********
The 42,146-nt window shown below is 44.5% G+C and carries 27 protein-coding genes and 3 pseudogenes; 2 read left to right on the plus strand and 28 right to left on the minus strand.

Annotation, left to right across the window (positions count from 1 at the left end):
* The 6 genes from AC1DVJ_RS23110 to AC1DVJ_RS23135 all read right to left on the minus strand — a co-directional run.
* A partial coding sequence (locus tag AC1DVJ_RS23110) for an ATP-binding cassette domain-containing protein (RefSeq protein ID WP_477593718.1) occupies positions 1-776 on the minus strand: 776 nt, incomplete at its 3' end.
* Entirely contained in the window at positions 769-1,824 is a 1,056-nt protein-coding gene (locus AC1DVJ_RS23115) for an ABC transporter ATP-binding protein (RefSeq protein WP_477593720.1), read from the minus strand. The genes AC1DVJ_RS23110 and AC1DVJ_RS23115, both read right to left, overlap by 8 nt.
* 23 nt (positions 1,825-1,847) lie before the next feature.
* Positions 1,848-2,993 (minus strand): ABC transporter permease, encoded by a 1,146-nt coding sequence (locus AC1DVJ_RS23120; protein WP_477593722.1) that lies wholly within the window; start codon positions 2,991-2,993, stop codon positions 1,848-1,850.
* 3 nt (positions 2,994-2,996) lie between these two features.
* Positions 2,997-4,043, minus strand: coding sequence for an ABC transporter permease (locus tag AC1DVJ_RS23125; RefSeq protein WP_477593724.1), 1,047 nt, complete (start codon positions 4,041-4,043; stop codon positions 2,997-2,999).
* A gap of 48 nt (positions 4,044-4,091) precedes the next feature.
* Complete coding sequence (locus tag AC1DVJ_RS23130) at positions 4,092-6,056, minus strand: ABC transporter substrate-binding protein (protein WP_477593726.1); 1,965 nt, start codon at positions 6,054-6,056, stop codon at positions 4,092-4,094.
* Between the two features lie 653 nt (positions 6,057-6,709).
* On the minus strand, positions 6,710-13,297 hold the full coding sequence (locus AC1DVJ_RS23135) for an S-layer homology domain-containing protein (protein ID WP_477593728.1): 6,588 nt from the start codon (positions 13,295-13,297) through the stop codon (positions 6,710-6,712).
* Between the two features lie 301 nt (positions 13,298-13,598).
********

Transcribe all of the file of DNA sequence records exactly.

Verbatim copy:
The 42,146-nt window shown below is 44.5% G+C and carries 27 protein-coding genes and 3 pseudogenes; 2 read left to right on the plus strand and 28 right to left on the minus strand.

Annotation, left to right across the window (positions count from 1 at the left end):
* The 6 genes from AC1DVJ_RS23110 to AC1DVJ_RS23135 all read right to left on the minus strand — a co-directional run.
* A partial coding sequence (locus tag AC1DVJ_RS23110) for an ATP-binding cassette domain-containing protein (RefSeq protein ID WP_477593718.1) occupies positions 1-776 on the minus strand: 776 nt, incomplete at its 3' end.
* Entirely contained in the window at positions 769-1,824 is a 1,056-nt protein-coding gene (locus AC1DVJ_RS23115) for an ABC transporter ATP-binding protein (RefSeq protein WP_477593720.1), read from the minus strand. The genes AC1DVJ_RS23110 and AC1DVJ_RS23115, both read right to left, overlap by 8 nt.
* 23 nt (positions 1,825-1,847) lie before the next feature.
* Positions 1,848-2,993 (minus strand): ABC transporter permease, encoded by a 1,146-nt coding sequence (locus AC1DVJ_RS23120; protein WP_477593722.1) that lies wholly within the window; start codon positions 2,991-2,993, stop codon positions 1,848-1,850.
* 3 nt (positions 2,994-2,996) lie between these two features.
* Positions 2,997-4,043, minus strand: coding sequence for an ABC transporter permease (locus tag AC1DVJ_RS23125; RefSeq protein WP_477593724.1), 1,047 nt, complete (start codon positions 4,041-4,043; stop codon positions 2,997-2,999).
* A gap of 48 nt (positions 4,044-4,091) precedes the next feature.
* Complete coding sequence (locus tag AC1DVJ_RS23130) at positions 4,092-6,056, minus strand: ABC transporter substrate-binding protein (protein WP_477593726.1); 1,965 nt, start codon at positions 6,054-6,056, stop codon at positions 4,092-4,094.
* Between the two features lie 653 nt (positions 6,057-6,709).
* On the minus strand, positions 6,710-13,297 hold the full coding sequence (locus AC1DVJ_RS23135) for an S-layer homology domain-containing protein (protein ID WP_477593728.1): 6,588 nt from the start codon (positions 13,295-13,297) through the stop codon (positions 6,710-6,712).
* Between the two features lie 301 nt (positions 13,298-13,598).